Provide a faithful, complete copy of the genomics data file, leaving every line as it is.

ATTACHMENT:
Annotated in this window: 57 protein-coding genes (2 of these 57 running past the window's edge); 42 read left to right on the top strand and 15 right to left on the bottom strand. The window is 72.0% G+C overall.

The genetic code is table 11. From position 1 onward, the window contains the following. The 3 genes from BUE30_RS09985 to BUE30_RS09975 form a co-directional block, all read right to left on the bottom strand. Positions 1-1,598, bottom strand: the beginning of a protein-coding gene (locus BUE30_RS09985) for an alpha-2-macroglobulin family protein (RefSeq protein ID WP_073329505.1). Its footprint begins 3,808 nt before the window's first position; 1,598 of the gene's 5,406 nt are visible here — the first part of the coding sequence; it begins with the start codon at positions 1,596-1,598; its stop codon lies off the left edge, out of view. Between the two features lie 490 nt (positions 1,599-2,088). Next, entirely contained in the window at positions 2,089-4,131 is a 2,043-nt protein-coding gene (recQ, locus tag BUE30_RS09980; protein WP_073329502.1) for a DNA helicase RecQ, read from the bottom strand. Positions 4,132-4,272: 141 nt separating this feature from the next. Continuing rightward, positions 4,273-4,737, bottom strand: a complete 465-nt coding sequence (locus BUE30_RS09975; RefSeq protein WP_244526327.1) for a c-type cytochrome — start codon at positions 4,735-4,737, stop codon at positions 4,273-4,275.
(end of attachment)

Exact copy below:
Annotated in this window: 57 protein-coding genes (2 of these 57 running past the window's edge); 42 read left to right on the top strand and 15 right to left on the bottom strand. The window is 72.0% G+C overall.

The genetic code is table 11. From position 1 onward, the window contains the following. The 3 genes from BUE30_RS09985 to BUE30_RS09975 form a co-directional block, all read right to left on the bottom strand. Positions 1-1,598, bottom strand: the beginning of a protein-coding gene (locus BUE30_RS09985) for an alpha-2-macroglobulin family protein (RefSeq protein ID WP_073329505.1). Its footprint begins 3,808 nt before the window's first position; 1,598 of the gene's 5,406 nt are visible here — the first part of the coding sequence; it begins with the start codon at positions 1,596-1,598; its stop codon lies off the left edge, out of view. Between the two features lie 490 nt (positions 1,599-2,088). Next, entirely contained in the window at positions 2,089-4,131 is a 2,043-nt protein-coding gene (recQ, locus tag BUE30_RS09980; protein WP_073329502.1) for a DNA helicase RecQ, read from the bottom strand. Positions 4,132-4,272: 141 nt separating this feature from the next. Continuing rightward, positions 4,273-4,737, bottom strand: a complete 465-nt coding sequence (locus BUE30_RS09975; RefSeq protein WP_244526327.1) for a c-type cytochrome — start codon at positions 4,735-4,737, stop codon at positions 4,273-4,275.